Adding antiviral telaprevir increases cure rate, studies show,,,,
WEDNESDAY, April 29 (HealthDay News) -- Adding the antiviral drug telaprevir to standard treatment for hepatitis C increases the cure rate, two new studies show.
Current treatment for hepatitis C (HCV) genotype 1, the most common subtype, is a combination of two drugs, pegylated interferon and ribavirin, given over 48 weeks. This treatment cures less than half of patients and has side effects that make it difficult for some patients to complete the treatment, researchers say. Both reports are published in the April 30 issue of the New England Journal of Medicine.
"Hepatitis C is curable," said the lead researcher of the first study Dr. Jean-Michel Pawlotsky, from the Henri Mondor Hospital, University of Paris, in France. "Currently, 40 to 50 percent of patients infected with HCV genotype 1 can be cured by standard of care, but nothing can be offered to the patients who are unable to eradicate infection on treatment."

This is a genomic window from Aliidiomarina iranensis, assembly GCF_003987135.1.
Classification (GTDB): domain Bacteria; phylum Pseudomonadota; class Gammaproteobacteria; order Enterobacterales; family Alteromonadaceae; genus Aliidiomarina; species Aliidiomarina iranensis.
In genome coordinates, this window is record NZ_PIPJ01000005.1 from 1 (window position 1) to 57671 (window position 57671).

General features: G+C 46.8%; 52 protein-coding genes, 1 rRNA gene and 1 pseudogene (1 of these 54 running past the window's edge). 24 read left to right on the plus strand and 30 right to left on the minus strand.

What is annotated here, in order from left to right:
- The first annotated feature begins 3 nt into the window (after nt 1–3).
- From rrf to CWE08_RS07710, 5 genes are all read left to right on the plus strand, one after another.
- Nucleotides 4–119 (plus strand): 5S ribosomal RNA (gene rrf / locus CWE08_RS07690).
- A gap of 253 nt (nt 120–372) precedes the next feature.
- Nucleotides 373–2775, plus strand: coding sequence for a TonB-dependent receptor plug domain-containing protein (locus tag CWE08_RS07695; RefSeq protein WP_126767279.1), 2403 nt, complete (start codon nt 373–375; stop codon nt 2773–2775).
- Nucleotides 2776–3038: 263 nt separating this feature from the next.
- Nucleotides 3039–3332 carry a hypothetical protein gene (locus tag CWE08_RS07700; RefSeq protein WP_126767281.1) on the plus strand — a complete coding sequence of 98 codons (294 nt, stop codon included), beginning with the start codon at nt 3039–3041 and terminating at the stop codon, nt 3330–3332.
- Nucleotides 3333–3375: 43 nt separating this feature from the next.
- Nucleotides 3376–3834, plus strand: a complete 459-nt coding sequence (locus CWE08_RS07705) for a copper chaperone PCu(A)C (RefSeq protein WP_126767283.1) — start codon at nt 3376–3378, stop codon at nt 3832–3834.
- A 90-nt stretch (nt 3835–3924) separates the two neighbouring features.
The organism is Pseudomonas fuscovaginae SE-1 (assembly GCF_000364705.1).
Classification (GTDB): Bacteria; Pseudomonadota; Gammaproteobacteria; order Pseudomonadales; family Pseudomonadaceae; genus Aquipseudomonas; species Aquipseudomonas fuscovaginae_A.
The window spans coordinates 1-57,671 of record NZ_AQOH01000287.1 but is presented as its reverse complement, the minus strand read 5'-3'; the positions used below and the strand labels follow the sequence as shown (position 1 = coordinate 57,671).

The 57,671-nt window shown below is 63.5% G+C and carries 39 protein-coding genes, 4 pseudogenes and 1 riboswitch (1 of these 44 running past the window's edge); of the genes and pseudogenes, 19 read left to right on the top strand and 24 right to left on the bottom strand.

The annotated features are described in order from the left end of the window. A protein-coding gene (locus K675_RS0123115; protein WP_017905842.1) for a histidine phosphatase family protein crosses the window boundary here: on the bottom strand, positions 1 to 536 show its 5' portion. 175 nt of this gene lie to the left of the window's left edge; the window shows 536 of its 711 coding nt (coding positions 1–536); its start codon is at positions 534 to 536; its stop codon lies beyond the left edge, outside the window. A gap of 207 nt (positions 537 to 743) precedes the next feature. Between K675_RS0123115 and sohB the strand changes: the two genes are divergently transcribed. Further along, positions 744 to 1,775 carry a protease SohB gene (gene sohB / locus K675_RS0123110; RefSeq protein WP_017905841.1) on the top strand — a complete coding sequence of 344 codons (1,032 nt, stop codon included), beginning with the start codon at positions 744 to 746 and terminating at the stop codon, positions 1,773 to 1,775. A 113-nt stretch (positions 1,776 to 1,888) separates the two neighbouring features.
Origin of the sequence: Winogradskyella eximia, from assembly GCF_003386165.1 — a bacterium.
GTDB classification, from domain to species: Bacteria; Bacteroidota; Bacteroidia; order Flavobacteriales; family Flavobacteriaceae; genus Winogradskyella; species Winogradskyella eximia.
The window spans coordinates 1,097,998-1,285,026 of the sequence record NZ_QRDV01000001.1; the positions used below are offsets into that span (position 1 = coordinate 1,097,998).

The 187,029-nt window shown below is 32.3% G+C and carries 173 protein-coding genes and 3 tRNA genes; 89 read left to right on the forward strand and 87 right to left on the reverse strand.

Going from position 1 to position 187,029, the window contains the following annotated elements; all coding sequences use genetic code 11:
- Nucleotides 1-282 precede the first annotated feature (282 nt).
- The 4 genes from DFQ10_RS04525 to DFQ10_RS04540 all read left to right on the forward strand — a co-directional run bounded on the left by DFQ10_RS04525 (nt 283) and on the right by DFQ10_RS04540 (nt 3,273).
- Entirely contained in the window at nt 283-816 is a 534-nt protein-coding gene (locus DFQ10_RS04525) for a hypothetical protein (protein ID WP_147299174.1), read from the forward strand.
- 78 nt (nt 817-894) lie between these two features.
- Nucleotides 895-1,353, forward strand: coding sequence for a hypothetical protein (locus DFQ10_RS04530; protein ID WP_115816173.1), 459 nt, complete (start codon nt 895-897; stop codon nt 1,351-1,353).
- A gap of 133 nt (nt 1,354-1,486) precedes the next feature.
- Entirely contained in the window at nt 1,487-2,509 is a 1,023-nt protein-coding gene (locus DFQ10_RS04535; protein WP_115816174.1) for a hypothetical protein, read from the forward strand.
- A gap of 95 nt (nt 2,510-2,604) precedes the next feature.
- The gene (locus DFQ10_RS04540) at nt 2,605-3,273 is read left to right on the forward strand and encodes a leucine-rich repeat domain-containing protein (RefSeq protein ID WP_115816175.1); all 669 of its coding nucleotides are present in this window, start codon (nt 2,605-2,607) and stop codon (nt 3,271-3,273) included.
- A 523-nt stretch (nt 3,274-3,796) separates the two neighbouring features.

For the study, Pawlotsky's team randomly assigned 334 patients with HCV to one of four treatment combinations of telaprevir, peginterferon and ribavirin
The results show that, by using a triple combination of telaprevir, pegylated interferon and ribavirin for 12 weeks, followed by 12 weeks of pegylated interferon and ribavirin, a sustained viral eradication can be achieved in 69 percent of cases, whereas only 46 percent of patients receiving standard of care for 48 weeks achieve a cure, Pawlotsky said.
"This is a breakthrough in HCV therapy," Pawlotsky said. "For the very first time, almost 70 percent cure rates are reached."
These findings open the way to an ongoing phase 3 trial, which could lead to the approval of this combination within the next two years, he said. "The triple combination could become the new standard of care," he noted.
In the second study, Dr. John G. McHutchison, a
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